Preservation Series: Introduction

Kentuck Knob

Preservation Series: Introduction

We all must, and do, look to the future – it holds the joy of new possibilities and the fascination of the unknown. However, I believe that John Steinbeck said it best in his classic American novel The Grapes of Wrath: “How will we know it’s us without our past?”

History is an integral part in our individual and collective history as citizens of this world. Whether ancient or recent, famous or unknown, the preservation of historic properties is vital to our future. The Hagan’s, with their commission in 1953, incited the creation of one such important property.

Kentuck Knob, a National Historic Landmark since 2000, sits nestled inside a hill in the Laurel Highlands as a true example of Wright’s organic architecture. The home, made of sandstone and tidewater red cypress, is as solid as the rock it is made of. A well deserved nod to both the genius of Frank Lloyd Wright and the skill of the local contractors and laborers is due, as the home requires only regular maintenance. Last year we re-pointed the front steps and repaired a section of the roof and this year we have several projects in store.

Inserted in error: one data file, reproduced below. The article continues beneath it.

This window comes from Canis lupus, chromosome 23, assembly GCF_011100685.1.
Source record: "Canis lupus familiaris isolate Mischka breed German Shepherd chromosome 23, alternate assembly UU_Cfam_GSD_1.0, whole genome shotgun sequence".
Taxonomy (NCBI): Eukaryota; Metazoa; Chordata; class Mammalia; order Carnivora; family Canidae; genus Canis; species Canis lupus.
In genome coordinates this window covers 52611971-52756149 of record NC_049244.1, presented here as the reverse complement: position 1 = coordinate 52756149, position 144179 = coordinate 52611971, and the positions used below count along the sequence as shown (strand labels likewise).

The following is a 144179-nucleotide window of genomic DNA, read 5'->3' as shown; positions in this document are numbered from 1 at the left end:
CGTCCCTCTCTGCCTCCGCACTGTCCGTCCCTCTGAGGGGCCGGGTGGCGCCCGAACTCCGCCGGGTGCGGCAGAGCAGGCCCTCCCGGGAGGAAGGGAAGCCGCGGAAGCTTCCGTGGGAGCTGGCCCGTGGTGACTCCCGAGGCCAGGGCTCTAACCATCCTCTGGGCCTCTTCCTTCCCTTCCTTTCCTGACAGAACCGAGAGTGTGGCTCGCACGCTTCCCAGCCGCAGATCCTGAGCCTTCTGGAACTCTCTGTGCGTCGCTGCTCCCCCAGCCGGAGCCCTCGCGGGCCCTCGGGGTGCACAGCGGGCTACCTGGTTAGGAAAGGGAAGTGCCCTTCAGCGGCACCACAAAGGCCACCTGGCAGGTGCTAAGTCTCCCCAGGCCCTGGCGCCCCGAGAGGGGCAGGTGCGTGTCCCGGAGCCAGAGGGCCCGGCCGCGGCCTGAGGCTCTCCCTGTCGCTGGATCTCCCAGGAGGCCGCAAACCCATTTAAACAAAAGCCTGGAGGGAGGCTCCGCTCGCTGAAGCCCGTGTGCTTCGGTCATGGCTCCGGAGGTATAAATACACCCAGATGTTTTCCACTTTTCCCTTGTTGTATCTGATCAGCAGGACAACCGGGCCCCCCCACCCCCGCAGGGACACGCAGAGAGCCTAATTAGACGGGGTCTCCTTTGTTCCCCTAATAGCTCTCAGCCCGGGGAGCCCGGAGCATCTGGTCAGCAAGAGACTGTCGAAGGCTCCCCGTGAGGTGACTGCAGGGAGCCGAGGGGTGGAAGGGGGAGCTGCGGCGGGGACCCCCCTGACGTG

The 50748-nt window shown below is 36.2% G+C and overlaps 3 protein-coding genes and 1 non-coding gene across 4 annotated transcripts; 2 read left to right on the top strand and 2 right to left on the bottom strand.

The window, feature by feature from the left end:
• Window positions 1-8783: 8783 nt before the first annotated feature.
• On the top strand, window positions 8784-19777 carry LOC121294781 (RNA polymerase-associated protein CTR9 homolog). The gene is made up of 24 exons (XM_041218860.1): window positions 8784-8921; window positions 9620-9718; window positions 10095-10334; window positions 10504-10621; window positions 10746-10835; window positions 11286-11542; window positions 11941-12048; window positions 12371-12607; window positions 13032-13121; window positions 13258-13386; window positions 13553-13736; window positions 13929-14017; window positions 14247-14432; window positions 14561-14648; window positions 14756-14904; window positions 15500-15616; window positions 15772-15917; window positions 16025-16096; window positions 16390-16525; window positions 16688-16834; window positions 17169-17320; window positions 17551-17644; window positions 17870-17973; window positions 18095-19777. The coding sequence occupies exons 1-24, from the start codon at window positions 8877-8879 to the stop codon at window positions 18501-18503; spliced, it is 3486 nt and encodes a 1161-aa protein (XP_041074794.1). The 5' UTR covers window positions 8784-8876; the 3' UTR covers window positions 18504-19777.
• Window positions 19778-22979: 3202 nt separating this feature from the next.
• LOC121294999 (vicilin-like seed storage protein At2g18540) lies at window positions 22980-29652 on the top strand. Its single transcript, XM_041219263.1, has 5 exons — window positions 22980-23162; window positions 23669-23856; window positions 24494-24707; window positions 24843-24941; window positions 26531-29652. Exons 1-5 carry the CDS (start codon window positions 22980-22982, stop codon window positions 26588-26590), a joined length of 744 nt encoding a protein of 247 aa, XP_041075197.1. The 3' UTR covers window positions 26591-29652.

This preservation series has a simple goal – to educate Frank Lloyd Wright enthusiasts, students and all else about the preservation efforts on this beautiful home and the art on its grounds. Above all, it aims to inspire readers not to dismiss an old building but see it for its beauty, its history, and its possibility.

Emily Butler

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